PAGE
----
By Jim Garamone
WASHINGTON, July 19, 2006 – Evacuating thousands of Americans from Lebanon is an extremely complicated undertaking, but one that service members train to accomplish, Defense Department officials said here today. American service members have been involved in getting U.S. citizens out of danger since the founding of the republic. Before the current non-combatant evacuation order - or NEO - for Lebanon, U.S. service members helped evacuate people from Liberia in 1993, Tanzania and Kenya in 1998, Indonesia after the tsunami in 2005, Liberia again in 2004, Panama in 1989 and Saigon in 1975.
Each of these NEO evacuations had different causes and different players. All have one thing in common, said Marine Capt. Jay Delarosa: uncertainty. The captain, who is a spokesman for the Corps, said there are always more questions than answers when faced with the evacuation mission. "You don't know how many people you are going to evacuate, or what kind of problems you are going to encounter," he said during an interview with American Forces Press Service. "You are always working with people you have not worked with before. You need to be flexible so you can best fit into the plan."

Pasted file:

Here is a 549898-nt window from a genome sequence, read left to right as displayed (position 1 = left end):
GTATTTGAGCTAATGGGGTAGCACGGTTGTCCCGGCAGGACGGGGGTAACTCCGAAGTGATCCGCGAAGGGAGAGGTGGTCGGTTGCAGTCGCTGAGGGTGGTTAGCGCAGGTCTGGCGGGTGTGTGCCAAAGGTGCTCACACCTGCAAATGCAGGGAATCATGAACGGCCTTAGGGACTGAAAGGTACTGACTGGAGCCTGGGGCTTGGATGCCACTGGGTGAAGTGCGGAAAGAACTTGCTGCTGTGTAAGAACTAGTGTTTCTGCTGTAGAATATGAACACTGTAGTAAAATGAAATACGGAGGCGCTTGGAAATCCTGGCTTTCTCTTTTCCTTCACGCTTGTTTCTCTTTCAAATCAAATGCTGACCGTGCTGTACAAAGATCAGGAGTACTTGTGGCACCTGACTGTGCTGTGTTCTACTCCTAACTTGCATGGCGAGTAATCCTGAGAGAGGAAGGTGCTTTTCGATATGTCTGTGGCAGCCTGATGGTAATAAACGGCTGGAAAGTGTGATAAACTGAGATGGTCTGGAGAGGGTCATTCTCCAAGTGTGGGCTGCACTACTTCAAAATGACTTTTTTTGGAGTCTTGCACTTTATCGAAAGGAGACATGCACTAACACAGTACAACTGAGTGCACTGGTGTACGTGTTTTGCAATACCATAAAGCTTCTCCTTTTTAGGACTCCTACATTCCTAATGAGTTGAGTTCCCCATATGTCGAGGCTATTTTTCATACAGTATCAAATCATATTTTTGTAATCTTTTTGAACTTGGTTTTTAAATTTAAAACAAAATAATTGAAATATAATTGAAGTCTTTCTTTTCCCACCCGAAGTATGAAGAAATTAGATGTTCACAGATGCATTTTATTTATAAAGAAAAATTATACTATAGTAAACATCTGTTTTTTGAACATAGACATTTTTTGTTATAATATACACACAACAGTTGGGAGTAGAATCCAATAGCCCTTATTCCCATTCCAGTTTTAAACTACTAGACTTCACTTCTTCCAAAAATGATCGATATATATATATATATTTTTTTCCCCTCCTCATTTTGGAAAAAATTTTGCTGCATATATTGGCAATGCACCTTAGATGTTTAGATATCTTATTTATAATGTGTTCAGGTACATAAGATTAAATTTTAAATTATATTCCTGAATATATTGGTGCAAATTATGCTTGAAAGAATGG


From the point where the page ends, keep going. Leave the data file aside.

A NEO evacuation is always in support of the State Department. The U.S. ambassador is the senior authority for the evacuation, and embassy personnel are responsible for the plan and handle contacts with American citizens to be evacuated. Delarosa once deployed with the 15th Marine Expeditionary Unit. He said every MEU does six months of work-ups - what he called "the pre-deployment training to prepare for the unexpected" -- before it deploys. One work-up covers noncombatant evacuations.
The Marines work hand-in-hand with the Navy, and the Marines track developments on developments that might affect them, Delarosa said. He said that when called on, the sailors and Marines "are extremely excited." "You always want to do your part, whether it's in combat or for a humanitarian mission," he said.